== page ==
He did his best to stay out of the way of Trudy and Rex that Halloween day. He had always thought it would be really cool to have a birthday on Halloween, but nothing was really cool about living with the Samuels.
Trudy doted on Rex like a small child. The two of them made his pirate costume together. Trudy had even gotten him some really cool black boots. She and Frank planned on going out tonight themselves, so Cullen had to stay and give candy out to the kids. Fine with him! He preferred being alone, especially if the alternative was the Samuels.
The Samuels left for their Halloween party after a stern warning against any foolishness. Trudy finished up the last of her martini and shoved the empty glass in Cullen’s hands. She liked to get an early start on the festivities.
Rex left soon thereafter dressed as a pirate, giving Cullen a slap upside his head on his way out the door.
Once they were gone, Cullen ran to his bedroom and looked under the mattress. Sure enough, the new book Ms. MacFey had given him was right where he left it. All was not lost! He tucked it away deep in the corner so it couldn’t easily be seen, just in case. Tonight, after everyone was asleep, he had to find a good hiding place for it—one that no one would ever find.
The hours crept by as the trick-or-treaters drove up with their parents in their colorful costumes. There was never more than fifteen minutes between groups all evening, but Cullen didn’t mind too much. He, at least, was alone. He smiled when he opened the door at the little kids and some his age, too. Some even from his school, but they didn’t chide him now because he controlled the candy! He didn’t mind not being part of the fun out there, not too much anyway. April and Maddy didn’t come by after all. He bet that April looked adorable in her blind bat costume. He wondered what spell Maddy cast tonight. What required a full moon? He couldn’t wait to see them again on Monday and share stories.
Late that night—well past eleven o’clock—Rex snored soundly, hugging his plastic Jack-o-lantern full of candy, most of which he had bullied away from smaller kids. Cullen watched the Batman clock and stayed quiet until the entire house slept. The clock emitted the time on the ceiling in a beam of light, like the Bat Signal. He had been officially twelve for nearly a full day. What a horrible birthday it had been, his worst ever. When the Bat Signal showed 11:45, he figured it was probably safe to sneak out. The house was silent.
He pulled the small flashlight and his new book from under the corner of his mattress and crept outside. Once he walked a safe distance from the house, he broke into a full run toward the forest. He wasn’t taking any chances on being caught. He had to be quick. The full moon shone brightly, lighting the path before him. He didn’t need the flashlight until he reached the cover of the trees. Even at night, with the light from his tiny flashlight reflecting off the heavy mist, Cullen ran as gracefully as a deer over the stumps and through the trees until he reached his secret grove. Stooping down before his favorite tree, the greatest of the redwoods, he crawled inside the chamber created by its split trunk.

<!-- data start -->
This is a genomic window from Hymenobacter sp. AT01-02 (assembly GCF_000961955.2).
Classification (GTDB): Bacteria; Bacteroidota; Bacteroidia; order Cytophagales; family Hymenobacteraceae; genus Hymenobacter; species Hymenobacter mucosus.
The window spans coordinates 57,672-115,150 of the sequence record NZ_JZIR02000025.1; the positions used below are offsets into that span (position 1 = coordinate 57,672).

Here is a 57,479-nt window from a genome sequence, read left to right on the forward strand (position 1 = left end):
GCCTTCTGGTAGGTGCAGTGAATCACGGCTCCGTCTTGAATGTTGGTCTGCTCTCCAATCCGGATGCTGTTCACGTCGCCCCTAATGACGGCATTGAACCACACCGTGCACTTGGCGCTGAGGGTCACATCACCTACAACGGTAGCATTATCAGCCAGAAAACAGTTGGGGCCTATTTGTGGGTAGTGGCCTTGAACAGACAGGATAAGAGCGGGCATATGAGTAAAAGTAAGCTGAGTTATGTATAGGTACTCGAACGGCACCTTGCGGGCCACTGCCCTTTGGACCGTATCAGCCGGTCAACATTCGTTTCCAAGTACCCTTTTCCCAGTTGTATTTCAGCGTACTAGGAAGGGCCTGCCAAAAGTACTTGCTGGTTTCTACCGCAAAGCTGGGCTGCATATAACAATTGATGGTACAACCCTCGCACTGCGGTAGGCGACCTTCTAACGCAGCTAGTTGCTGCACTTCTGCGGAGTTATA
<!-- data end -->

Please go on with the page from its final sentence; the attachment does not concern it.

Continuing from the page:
He dropped his book and began to dig frantically with a flat stone he found nearby. He needed to get back as soon as possible in case Rex woke up and saw him gone. He couldn’t risk what would happen to him then. As he dug deeper the mist thickened and the wind picked up, finding its way inside the chamber and blowing his sandy hair into a big tangle.
He looked outside at the full moon peeking through the tops of the giant trees. The sky was completely clear that night. Clear and cold. Clouds came in from nowhere and covered the moon. The familiar fear deep in his stomach began to rise into his throat and choke him. He dug faster. The stone hit something hard in the earth; he thought it to be a root. He reached down to it and found a piece of wood not attached to the tree. It was loose. He picked it up and looked at it in wonder.
“A magic wand!” he exclaimed, as he examined the strange knotty piece of wood. It was about as long as his arm from fingertip to elbow.
The wind died down as suddenly as it had picked up, and the clouds moved away from the moon. The wind didn’t fully stop, however. It whispered. All the trees were whispering in harmony with the wind and the stars and all life around him. They whispered, “Seann.”
“What?” Cullen asked out loud, in spite of himself.
They whispered again, “Seann, Seann, Seann–Daonnan Seann.”
“Daonnan Seann?” Cullen asked.
Was he hearing things? That didn’t make any sense! But as soon as he spoke the words aloud, the wind whipped into a frenzy around him, blowing much more fiercely than ever. A huge bolt of lightning cracked directly above the grove. He jumped out of the tree and screamed, opening his hand to drop his wand; but it didn’t fall. It stuck like glue. He tried to shake it off, but it wouldn’t budge. Terror filled him, body and mind.
The wand in his hand began to grow. First, it sprouted vines and wrapped around his hand, then it began to crawl up his arm. Cullen fell to the ground in utter terror, thoughts of alien invasion throttling his senses. His mind raced and he screamed inside his head, but it didn’t reach his mouth. He was too scared to even scream. Up and up his arm the vines grew. They felt cool and warm at the same time, as they snaked through Cullen’s jacket. When they reached his throat, they spread out down his chest and back and around his neck. Now Cullen really panicked. He would choke to death! He would die out here, alone! No one would find him. He would rot here alone. He desperately clawed at the vines around his throat with his free hand, feeling them squeeze the breath out of him.
Then they were gone.
The wind stilled.
The sky cleared.
The forest was silent.
Attention Readers: As of 7/13/13, there has been exactly one hit on this page and the other three installments. If no one’s reading, I’m not going to post. If you get this far and you want more. Email me, please.